Colorado legislature answers call to address workforce shortages and affordability

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DENVER – May 13, 2022: During the 2022 legislative session, the General Assembly passed several bills aimed at ensuring Colorado students have access to a wide variety of quality, affordable, postsecondary education options while also addressing the need to fill in-demand jobs.
 
The department succeeded in passing all its legislative priorities including but not limited to:

  • Improving Higher Education for Students with a Disability (HB22-1255) charges CDHE with creating a task force to make recommendations to the Colorado Commission on Higher Education, the General Assembly and institutions of higher education on how to best serve postsecondary students with disabilities.
  • Higher Education Support for Foster Youth (SB22-008) provides free cost of attendance for Colorado resident students who have been in foster care. The bill requires each institution of higher education to have a single point of contact, or navigator, to help these students access and complete their postsecondary education. The bill also invests in a new office in the Department to work directly with foster youth, in partnership with the Department of Human Services, to ensure students are accessing all federal benefits available to them.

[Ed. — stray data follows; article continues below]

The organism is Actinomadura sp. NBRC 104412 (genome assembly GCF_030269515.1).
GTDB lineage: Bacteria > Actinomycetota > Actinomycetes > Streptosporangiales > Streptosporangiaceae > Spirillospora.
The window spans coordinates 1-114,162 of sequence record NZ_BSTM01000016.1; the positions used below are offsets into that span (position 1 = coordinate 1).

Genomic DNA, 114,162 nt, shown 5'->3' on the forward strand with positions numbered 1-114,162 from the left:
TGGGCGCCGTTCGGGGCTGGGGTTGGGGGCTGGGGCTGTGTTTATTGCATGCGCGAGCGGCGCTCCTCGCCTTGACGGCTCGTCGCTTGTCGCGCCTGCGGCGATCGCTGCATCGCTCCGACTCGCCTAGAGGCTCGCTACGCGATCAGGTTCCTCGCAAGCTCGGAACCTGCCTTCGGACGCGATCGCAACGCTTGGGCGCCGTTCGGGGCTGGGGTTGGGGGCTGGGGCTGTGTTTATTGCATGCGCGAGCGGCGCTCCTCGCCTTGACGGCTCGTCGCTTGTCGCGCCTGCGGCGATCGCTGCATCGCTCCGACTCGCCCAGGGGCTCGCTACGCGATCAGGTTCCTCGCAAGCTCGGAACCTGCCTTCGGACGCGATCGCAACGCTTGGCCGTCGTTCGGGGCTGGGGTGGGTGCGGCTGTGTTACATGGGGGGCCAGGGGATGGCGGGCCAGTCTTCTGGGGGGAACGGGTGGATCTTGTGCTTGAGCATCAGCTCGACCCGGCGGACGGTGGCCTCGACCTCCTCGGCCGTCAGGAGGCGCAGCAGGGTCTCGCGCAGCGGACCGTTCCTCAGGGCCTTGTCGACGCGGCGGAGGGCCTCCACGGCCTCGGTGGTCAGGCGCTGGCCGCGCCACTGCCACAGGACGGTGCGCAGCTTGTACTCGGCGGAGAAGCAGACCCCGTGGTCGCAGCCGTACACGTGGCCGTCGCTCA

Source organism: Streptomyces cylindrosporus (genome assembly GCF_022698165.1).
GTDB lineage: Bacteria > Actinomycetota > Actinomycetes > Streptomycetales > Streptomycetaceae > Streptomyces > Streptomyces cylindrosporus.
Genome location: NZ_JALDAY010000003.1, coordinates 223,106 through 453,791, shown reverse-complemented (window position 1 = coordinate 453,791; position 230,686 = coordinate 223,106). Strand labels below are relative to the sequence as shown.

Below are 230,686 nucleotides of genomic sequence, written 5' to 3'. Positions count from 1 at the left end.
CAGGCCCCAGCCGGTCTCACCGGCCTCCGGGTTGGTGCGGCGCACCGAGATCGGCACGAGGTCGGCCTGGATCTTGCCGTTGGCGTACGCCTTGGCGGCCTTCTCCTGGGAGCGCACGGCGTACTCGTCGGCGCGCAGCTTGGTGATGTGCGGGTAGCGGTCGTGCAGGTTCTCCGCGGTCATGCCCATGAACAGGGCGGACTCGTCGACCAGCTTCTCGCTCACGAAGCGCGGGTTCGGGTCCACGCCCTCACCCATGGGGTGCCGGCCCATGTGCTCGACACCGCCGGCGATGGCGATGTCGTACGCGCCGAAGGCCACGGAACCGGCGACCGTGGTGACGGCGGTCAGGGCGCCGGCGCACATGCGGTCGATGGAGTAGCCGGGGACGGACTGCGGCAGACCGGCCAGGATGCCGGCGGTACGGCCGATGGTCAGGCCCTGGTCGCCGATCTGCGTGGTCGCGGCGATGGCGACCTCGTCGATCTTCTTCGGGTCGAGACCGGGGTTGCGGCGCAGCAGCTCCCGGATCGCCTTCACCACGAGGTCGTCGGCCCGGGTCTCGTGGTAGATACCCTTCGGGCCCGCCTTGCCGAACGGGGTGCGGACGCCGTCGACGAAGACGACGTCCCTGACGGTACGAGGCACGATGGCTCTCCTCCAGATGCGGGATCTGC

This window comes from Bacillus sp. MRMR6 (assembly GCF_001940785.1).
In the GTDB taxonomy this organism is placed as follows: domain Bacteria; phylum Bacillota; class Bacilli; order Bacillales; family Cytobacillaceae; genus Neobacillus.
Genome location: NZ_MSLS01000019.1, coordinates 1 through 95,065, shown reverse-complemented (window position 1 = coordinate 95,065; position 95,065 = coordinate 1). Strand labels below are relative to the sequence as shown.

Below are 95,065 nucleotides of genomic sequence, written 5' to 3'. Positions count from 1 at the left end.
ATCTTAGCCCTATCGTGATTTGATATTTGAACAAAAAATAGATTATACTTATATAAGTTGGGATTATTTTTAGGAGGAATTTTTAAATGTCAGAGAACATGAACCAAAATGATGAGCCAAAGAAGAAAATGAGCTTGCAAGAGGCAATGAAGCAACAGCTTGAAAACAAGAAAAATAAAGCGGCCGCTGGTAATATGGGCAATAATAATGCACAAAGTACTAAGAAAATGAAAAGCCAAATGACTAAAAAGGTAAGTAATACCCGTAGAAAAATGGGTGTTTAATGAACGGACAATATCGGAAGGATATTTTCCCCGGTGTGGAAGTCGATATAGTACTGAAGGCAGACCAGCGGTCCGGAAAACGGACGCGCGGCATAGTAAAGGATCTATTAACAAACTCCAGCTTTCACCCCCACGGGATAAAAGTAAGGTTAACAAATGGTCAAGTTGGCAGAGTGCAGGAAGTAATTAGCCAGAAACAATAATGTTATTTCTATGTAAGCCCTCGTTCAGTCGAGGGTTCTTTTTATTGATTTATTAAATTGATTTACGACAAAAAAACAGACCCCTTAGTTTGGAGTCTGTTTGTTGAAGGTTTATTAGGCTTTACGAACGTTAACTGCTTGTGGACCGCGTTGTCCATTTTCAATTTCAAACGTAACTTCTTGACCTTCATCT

• Economic Mobility Program (SB22-182), allows CDHE to cover the statewide licensing costs of Single Stop. Having this system in place allows a campus to better connect eligible students to the wide array of public benefit programs, further leveraging federal dollars.